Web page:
On “Life During Wartime,” the first single from Talking Heads’ 1979 album Fear of Music, David
Byrne famously sang the immortal lyrics, “This ain’t no party, this ain’t no disco…no time for
dancing…” Yet all those anti-fun declarations go gleefully out the window when Mystic Bowie,
aka the “Head Dread,” takes the stage, re-imagining and infusing fresh life into the Talking
Heads’ classic catalog with his high octane mix of roots reggae, ska and lover’s rock (aka
Since debuting his musically revolutionary Talking Dreads project live at the High Times Music
Festival on the beach in Negril in late 2015, the charismatic Jamaican-born singer and
performer has electrified audiences at more than 100 shows across North America – spinning
the heads of initially skeptical Talking Heads fans, and getting everyone else grooving along to
the infectious, joyous rhythms and jubilant spirit of his native island. Considering the success of
these events, it was only a matter of time before Bowie – who has lived in the Northeastern U.S.
for many years – headed back to his cherished homeland and set up shop at the famed Barry
O’Hare Studios in Ocho Rios. He gathered old friends he had played music with since
childhood, along with younger musicians, legendary Jamaican artists and other surprise guests
to capture all the magic of his live performances on the epic, 13 track recording Mystic Bowie’s
“Talking Dreads is much more than a cover band,” Mystic says. “I am very much drawing on my
own musical culture and history to make these amazing songs my own, while at the same time
preserving the integrity of the Talking Heads songs. I’ve always felt that reggae’s dance-
inspiring, feel good vibe is universal, as are many of the band’s songs. And don’t forget their
intelligent, powerful lyrics, which are fun to sing and shine fresh light on through this new fusion
of styles. It took a lot of effort to deconstruct and dissect each song to make it work seamlessly
with my singing and performance style. I removed all the instrumentation, kept the story and
words, then created my own reggae, Caribbean and tribal feel and married those two elements
– then brought back a few of the melodies that captured my attention back in the day.”
The release of the full length debut album titled MYSTIC BOWIE’S TALKING DREADS, will feature reggae
spins on classic Talking Heads songs, due June 15.
In conjunction with the album release, the group will hit the road with U.S. tour dates
starting May 24 in Buffalo, New York through September 2 in Salisbury, MA (with additional
dates to be announced).
The Talking Dreads album will feature a lineup of legendary reggae figures including singer
Freddie McGregor; ska guitar master Ernest Ranglin (Bob Marley, Jimmy Cliff and Monty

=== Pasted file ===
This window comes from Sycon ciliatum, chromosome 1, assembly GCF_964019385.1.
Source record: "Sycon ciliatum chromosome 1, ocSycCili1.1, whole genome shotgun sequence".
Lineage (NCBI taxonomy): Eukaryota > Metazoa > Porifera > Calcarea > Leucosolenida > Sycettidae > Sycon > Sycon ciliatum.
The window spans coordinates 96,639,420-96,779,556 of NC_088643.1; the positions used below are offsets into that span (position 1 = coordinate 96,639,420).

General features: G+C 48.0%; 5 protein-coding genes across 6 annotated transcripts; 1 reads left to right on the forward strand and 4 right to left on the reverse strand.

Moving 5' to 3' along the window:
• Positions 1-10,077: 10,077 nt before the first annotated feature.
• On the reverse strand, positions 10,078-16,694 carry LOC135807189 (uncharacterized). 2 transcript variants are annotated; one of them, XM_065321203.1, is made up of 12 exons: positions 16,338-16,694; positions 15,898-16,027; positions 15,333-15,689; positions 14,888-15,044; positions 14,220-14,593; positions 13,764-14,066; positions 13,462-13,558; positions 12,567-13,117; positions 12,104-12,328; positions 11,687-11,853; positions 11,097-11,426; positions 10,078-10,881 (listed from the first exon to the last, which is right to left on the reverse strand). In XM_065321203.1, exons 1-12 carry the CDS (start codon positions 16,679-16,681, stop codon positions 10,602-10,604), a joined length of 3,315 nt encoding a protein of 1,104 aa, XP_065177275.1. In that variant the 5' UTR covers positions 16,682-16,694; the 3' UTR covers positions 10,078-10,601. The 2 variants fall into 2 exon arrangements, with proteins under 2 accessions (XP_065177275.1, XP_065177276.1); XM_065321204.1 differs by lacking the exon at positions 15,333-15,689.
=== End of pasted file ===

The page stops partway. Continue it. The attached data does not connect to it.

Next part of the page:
Alexander); Soul Train Award nominated Tarrus Riley (“Start Anew,” “Good Girl Gone Bad”);
and saxophone great Dean Fraser. The album also includes drummer Kirk Bennett and
Lincoln Thomas, McGregor’s longtime guitarist. Cindy Wilson of the B-52s special guests on
a duet with Mystic for “Heaven.”
As a former member of the Tom Tom Club, a band that included former Talking Heads
founders Chris Frantz and Tina Weymouth, Mystic Bowie infuses fresh life into Talking
Heads’ classic catalog with his high octane mix of roots reggae, ska and lover’s rock.
The album will include 11 Talking Heads songs with Mystic’s own unique, Jamaica-fied spin;
plus two additional tracks, including: “Love Goes to Building On Fire,” “Slippery People”
(Feat. Tarrus Riley): “Burning Down The House,” “Houses In Motion,” “This Must Be The
Place,” “Once In A Lifetime,” “Pulled Up,” “Life During Wartime” (Feat. Freddie
McGregor); “Crosseyed And Painless;” Grateful Dead’s “Shakedown Street,” “Psycho
Killer,” “Piece of My Heart,” “Heaven” (Feat. Cindy Wilson).
Says Salon of a recent Talking Dreads live performance: “Talking Dreads covers Talking
Heads songs as shimmering one-drop reggae jewels…swapping out urbanity for roots and
Since introducing his musically revolutionary Talking Dreads project at the High Times Music
Festival in Negril in 2015, the Jamaican-born singer has performed at more than 100 shows
across North America – spinning the heads of initially skeptical Talking Heads fans, and getting
everyone grooving along to the rhythms and jubilant spirit of his native island.
Mystic’s close personal and professional relationship with Chris Frantz and Tina Weymouth
began when he joined the Tom Tom Club as a singer in 1996. He appeared on their 2000
album THE GOOD, THE BAD AND THE FUNKY and performed with them for nearly 20 years.
MYSTIC BOWIE’S TALKING DREADS current U.S. tour dates